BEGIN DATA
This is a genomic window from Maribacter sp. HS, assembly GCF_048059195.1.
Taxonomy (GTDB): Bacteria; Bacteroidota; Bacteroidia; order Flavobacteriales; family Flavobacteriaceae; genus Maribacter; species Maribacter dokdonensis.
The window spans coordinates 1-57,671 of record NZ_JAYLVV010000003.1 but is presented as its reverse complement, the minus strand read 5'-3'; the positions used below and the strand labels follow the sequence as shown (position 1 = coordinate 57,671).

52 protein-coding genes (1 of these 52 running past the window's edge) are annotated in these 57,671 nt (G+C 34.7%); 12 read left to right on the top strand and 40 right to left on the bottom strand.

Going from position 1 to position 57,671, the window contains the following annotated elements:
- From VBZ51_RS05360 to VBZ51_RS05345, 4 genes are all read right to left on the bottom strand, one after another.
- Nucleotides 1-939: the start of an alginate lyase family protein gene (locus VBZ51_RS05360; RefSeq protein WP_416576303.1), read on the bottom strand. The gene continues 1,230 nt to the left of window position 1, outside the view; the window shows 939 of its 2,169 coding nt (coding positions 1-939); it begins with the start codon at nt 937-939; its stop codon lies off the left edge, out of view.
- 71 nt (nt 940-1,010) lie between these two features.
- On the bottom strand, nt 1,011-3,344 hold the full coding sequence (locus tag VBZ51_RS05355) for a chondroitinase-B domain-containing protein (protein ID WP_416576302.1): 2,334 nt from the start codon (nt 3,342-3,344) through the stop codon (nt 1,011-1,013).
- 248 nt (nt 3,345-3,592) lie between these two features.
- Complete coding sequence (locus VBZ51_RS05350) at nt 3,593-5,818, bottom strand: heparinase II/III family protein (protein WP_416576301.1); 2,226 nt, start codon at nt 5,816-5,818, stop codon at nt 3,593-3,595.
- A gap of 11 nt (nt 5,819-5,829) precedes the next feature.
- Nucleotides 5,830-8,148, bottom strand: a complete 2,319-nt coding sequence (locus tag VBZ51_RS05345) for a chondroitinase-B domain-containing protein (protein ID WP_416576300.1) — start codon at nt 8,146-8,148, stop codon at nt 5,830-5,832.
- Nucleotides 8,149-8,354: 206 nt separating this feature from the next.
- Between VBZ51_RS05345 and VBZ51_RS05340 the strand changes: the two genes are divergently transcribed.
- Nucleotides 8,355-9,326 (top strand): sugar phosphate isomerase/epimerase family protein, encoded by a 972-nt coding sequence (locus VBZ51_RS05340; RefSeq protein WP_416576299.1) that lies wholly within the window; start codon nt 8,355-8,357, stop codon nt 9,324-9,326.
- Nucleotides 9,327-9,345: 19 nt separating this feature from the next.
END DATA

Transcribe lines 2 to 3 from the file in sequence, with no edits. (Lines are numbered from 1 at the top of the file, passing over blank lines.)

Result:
Taxonomy (GTDB): Bacteria; Bacteroidota; Bacteroidia; order Flavobacteriales; family Flavobacteriaceae; genus Maribacter; species Maribacter dokdonensis.
The window spans coordinates 1-57,671 of record NZ_JAYLVV010000003.1 but is presented as its reverse complement, the minus strand read 5'-3'; the positions used below and the strand labels follow the sequence as shown (position 1 = coordinate 57,671).